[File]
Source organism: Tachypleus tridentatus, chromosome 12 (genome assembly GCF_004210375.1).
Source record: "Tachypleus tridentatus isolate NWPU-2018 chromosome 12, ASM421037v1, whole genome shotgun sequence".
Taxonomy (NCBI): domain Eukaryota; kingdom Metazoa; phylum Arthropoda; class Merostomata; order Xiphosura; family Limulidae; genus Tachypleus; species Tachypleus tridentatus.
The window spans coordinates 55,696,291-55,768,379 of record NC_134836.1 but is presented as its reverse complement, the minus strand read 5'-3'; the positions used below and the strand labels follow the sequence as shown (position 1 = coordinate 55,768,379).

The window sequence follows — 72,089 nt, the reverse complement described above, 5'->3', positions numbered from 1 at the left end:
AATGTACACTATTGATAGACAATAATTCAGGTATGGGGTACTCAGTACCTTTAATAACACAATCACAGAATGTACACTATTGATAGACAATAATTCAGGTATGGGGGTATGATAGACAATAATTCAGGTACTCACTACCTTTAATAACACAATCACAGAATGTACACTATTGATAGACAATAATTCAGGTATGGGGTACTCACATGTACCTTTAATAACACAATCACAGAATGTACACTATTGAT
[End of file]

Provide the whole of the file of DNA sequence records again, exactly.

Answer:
Source organism: Tachypleus tridentatus, chromosome 12 (genome assembly GCF_004210375.1).
Source record: "Tachypleus tridentatus isolate NWPU-2018 chromosome 12, ASM421037v1, whole genome shotgun sequence".
Taxonomy (NCBI): domain Eukaryota; kingdom Metazoa; phylum Arthropoda; class Merostomata; order Xiphosura; family Limulidae; genus Tachypleus; species Tachypleus tridentatus.
The window spans coordinates 55,696,291-55,768,379 of record NC_134836.1 but is presented as its reverse complement, the minus strand read 5'-3'; the positions used below and the strand labels follow the sequence as shown (position 1 = coordinate 55,768,379).

The window sequence follows — 72,089 nt, the reverse complement described above, 5'->3', positions numbered from 1 at the left end:
AATGTACACTATTGATAGACAATAATTCAGGTATGGGGTACTCAGTACCTTTAATAACACAATCACAGAATGTACACTATTGATAGACAATAATTCAGGTATGGGGGTATGATAGACAATAATTCAGGTACTCACTACCTTTAATAACACAATCACAGAATGTACACTATTGATAGACAATAATTCAGGTATGGGGTACTCACATGTACCTTTAATAACACAATCACAGAATGTACACTATTGAT